Dr. Drake Dr. Drake is offline
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Originally Posted by samclem View Post
1965(ACTUALLY 1966). Google book cite.

You can only read a snippet. But it's for real.

http://books.google.com/books?id=Rqb...&as_brr=0&cd=2
This didn't reveal anything when I clicked the link. The earliest I could find was Horace Woodroof's Stone Wall College from 1970, p. 175: "...killed him with his bare hands. Hopped up on goofballs, he stabbed him repeatedly with a foot-long dirk, butchering him up so badly that the warden and deputy warden made Monty, who was photographer for The Inside Story, take pictures of...." That's all Google will give. Apparently it's autobiographical.
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  #28  
Old 04-09-2010, 01:09 PM
jsc1953 jsc1953 is online now
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Originally Posted by ShibbOleth View Post
In case you're not being facetious, that's about a guy who was a good athlete in high school and still lives on that, many years later. The line is reference to him pitching baseball. The song is about people living in the past.
Love the song, but Bruce should know better. No one who knows anything about baseball ever uses the word "speedball". It's a fastball, heater, Number 1, cheese.
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  #29  
Old 04-09-2010, 01:45 PM
ShibbOleth ShibbOleth is offline
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Maybe he wasn't much into baseball. Or they use different words near the Shore. Who knows? I guess lyrically, curve ball would have also worked. Split fingered fastball would not.

Last edited by ShibbOleth; 04-09-2010 at 01:46 PM..
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  #30  
Old 04-09-2010, 02:24 PM
samclem samclem is offline
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Quote:
Originally Posted by samclem View Post
1965(ACTUALLY 1966). Google book cite.

You can only read a snippet. But it's for real.

http://books.google.com/books?id=Rqb...&as_brr=0&cd=2
Quote:
Originally Posted by Dr. Drake View Post
This didn't reveal anything when I clicked the link. T.
Sorry, you could read it from the original search for the phrase, but not when you went to the page link. I've refined the link so it shows what I found.

http://books.google.com/books?as_q=&...isbn=&as_issn=
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  #31  
Old 04-09-2010, 06:53 PM
panamajack panamajack is offline
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I've never seen 'speedball', but "speed ball" for a fastball is not unheard of, especially in older sources. See also here and here for more modern cites.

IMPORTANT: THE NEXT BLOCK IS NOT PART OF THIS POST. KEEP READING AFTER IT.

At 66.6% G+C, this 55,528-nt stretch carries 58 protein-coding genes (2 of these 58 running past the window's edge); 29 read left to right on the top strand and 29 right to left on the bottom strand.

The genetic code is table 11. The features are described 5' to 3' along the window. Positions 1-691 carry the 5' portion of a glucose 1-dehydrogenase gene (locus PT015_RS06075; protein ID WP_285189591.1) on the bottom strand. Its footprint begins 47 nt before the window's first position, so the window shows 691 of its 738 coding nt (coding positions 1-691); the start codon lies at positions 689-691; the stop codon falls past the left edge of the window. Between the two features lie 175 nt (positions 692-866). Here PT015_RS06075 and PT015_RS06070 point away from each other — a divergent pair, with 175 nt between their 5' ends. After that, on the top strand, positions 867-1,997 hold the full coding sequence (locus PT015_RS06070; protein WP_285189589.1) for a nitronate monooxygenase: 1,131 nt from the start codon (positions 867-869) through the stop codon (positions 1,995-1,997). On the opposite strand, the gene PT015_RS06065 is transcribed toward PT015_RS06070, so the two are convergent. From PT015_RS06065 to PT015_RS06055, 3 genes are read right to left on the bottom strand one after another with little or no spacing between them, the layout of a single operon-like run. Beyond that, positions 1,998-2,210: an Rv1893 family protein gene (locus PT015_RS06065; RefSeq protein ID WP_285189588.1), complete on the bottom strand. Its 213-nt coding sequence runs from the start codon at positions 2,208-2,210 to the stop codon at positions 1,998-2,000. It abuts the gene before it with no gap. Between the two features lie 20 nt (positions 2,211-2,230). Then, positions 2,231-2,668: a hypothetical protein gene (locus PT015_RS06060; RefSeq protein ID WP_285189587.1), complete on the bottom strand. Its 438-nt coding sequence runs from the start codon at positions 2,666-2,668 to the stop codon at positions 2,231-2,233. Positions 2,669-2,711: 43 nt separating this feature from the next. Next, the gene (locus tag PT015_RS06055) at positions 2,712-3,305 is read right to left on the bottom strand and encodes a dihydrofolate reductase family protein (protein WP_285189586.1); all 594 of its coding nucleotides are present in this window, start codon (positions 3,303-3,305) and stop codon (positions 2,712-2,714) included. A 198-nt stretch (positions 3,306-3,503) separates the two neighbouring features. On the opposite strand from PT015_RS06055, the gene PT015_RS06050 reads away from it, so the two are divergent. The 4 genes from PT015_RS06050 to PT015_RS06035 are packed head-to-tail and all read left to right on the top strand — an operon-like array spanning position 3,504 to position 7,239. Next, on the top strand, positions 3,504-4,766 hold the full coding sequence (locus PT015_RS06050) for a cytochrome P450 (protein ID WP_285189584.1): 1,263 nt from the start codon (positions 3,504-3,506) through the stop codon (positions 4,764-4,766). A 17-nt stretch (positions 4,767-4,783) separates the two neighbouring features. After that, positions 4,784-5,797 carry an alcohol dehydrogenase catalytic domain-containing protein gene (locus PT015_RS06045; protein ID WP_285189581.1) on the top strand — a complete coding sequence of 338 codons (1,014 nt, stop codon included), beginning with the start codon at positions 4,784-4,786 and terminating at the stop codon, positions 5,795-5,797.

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  #32  
Old 04-09-2010, 07:18 PM
gaffa gaffa is offline
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I found the same link. Who knew the Seventh Day Adventists were such trendsetters?

Update: I love me some Google Books. But "Snippet View" sucks. I want some court case to determine, once and for all, the Google is a library.

Last edited by gaffa; 04-09-2010 at 07:19 PM..
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  #33  
Old 04-10-2010, 05:59 AM
Face Intentionally Left Blank Face Intentionally Left Blank is offline
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I'm pretty sure Letterman used it way back when, probably pre-1990, when I used to watch him. I never watched the Simpsons, I definitely recall hearing it, and I think it was Letterman, in my case.
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  #34  
Old 04-10-2010, 12:55 PM
Taenia spp. Taenia spp. is offline
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OED lists 'goofball' meaning Marijuana from 1938, but referring to barbituates in 1950. The term 'hopped up' predates goofball by a couple decades, unequivocally referring to being high (on opium), found in the 1920s.
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  #35  
Old 06-15-2010, 07:56 AM
lost4life lost4life is online now
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I'm resurrecting this semi-zombie from the semi-dead.

I was watching A Cry in the Night last night on TCM (starring Natalie Wood & Raymond Burr). The movie is from 1956, and the opening scene has the police confronting a drunk. They use the line "he might be on goofballs." I immediately thought of this thread (even though they didn't say "hopped up").

Carry on!
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  #36  
Old 06-21-2010, 07:30 PM
biohazardgraphics biohazardgraphics is offline
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Originally Posted by Face Intentionally Left Blank View Post
I'm pretty sure Letterman used it way back when, probably pre-1990, when I used to watch him.
Dave: "Them hippies are hopped up on somethin'!"

Paul: "What...Were...They...On?"

Dave: "I dunno, something my Dad would say as he stumbled in out of the garage..."
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  #37  
Old 06-21-2010, 07:37 PM
Taomist Taomist is offline
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When I was in jr high and the drug edumacation was going strong, I recall thinking goofballs were some mixture of two drugs that you wouldn't normally put together. Which two, no clue. I didn't know shit about drugs until long after high school. :P Those classes just confused me.
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  #38  
Old 06-21-2010, 07:40 PM
Biffy the Elephant Shrew Biffy the Elephant Shrew is online now
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Originally Posted by Taomist View Post
When I was in jr high and the drug edumacation was going strong, I recall thinking goofballs were some mixture of two drugs that you wouldn't normally put together.
Sounds like you might be thinking of a "speedball" (heroin + cocaine).
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  #39  
Old 06-21-2010, 07:50 PM
Koxinga Koxinga is offline